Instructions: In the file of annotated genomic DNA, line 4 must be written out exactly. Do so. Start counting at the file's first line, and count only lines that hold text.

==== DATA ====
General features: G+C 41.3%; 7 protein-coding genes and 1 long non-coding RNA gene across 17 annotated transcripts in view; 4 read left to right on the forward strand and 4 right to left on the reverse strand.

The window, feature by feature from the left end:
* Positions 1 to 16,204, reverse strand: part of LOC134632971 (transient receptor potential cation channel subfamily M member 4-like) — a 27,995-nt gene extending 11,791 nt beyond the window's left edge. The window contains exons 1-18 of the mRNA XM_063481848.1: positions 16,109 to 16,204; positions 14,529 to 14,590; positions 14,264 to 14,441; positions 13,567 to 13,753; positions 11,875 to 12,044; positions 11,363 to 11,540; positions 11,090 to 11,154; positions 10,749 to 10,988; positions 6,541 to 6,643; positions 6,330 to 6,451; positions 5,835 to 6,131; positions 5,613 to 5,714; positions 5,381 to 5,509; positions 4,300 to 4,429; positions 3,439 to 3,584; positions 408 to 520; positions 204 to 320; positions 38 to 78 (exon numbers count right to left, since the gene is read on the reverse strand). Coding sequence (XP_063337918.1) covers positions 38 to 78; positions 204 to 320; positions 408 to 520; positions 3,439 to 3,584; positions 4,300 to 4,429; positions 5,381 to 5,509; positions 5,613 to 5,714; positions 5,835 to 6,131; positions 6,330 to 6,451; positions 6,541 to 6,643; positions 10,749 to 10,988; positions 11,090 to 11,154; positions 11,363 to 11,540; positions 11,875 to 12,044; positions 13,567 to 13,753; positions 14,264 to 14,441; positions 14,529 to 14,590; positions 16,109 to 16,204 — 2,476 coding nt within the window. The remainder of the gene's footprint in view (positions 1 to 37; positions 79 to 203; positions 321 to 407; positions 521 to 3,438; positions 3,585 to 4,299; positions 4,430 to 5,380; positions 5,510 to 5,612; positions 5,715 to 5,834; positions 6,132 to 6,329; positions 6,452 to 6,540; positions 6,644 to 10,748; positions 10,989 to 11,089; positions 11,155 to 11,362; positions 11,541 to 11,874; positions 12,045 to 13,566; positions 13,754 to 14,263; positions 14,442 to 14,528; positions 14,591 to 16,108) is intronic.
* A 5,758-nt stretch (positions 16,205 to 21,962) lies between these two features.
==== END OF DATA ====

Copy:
* A 5,758-nt stretch (positions 16,205 to 21,962) lies between these two features.